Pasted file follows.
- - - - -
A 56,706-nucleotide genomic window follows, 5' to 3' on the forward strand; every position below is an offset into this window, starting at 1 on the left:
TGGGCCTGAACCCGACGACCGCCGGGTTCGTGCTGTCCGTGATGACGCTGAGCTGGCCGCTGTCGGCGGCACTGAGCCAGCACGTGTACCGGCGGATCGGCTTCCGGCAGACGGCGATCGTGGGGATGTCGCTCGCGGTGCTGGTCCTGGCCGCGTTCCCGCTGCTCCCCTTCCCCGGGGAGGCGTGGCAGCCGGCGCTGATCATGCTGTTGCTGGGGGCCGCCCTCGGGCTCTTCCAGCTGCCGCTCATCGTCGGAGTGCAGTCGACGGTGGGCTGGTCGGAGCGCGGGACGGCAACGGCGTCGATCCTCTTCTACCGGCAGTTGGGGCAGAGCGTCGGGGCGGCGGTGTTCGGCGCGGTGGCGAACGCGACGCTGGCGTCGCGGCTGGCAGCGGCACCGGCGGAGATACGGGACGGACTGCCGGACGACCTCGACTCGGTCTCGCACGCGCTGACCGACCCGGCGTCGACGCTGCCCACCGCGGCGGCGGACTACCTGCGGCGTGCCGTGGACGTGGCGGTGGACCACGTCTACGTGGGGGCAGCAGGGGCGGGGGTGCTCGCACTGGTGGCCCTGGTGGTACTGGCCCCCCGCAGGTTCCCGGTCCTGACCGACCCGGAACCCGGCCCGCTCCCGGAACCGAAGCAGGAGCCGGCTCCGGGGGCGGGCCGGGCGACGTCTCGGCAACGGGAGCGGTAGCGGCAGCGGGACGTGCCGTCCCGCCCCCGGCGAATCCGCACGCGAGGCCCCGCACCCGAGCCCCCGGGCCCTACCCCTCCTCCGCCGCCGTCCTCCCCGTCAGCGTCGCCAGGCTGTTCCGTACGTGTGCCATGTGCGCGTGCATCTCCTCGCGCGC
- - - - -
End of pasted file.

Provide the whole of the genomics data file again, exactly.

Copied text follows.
A 56,706-nucleotide genomic window follows, 5' to 3' on the forward strand; every position below is an offset into this window, starting at 1 on the left:
TGGGCCTGAACCCGACGACCGCCGGGTTCGTGCTGTCCGTGATGACGCTGAGCTGGCCGCTGTCGGCGGCACTGAGCCAGCACGTGTACCGGCGGATCGGCTTCCGGCAGACGGCGATCGTGGGGATGTCGCTCGCGGTGCTGGTCCTGGCCGCGTTCCCGCTGCTCCCCTTCCCCGGGGAGGCGTGGCAGCCGGCGCTGATCATGCTGTTGCTGGGGGCCGCCCTCGGGCTCTTCCAGCTGCCGCTCATCGTCGGAGTGCAGTCGACGGTGGGCTGGTCGGAGCGCGGGACGGCAACGGCGTCGATCCTCTTCTACCGGCAGTTGGGGCAGAGCGTCGGGGCGGCGGTGTTCGGCGCGGTGGCGAACGCGACGCTGGCGTCGCGGCTGGCAGCGGCACCGGCGGAGATACGGGACGGACTGCCGGACGACCTCGACTCGGTCTCGCACGCGCTGACCGACCCGGCGTCGACGCTGCCCACCGCGGCGGCGGACTACCTGCGGCGTGCCGTGGACGTGGCGGTGGACCACGTCTACGTGGGGGCAGCAGGGGCGGGGGTGCTCGCACTGGTGGCCCTGGTGGTACTGGCCCCCCGCAGGTTCCCGGTCCTGACCGACCCGGAACCCGGCCCGCTCCCGGAACCGAAGCAGGAGCCGGCTCCGGGGGCGGGCCGGGCGACGTCTCGGCAACGGGAGCGGTAGCGGCAGCGGGACGTGCCGTCCCGCCCCCGGCGAATCCGCACGCGAGGCCCCGCACCCGAGCCCCCGGGCCCTACCCCTCCTCCGCCGCCGTCCTCCCCGTCAGCGTCGCCAGGCTGTTCCGTACGTGTGCCATGTGCGCGTGCATCTCCTCGCGCGC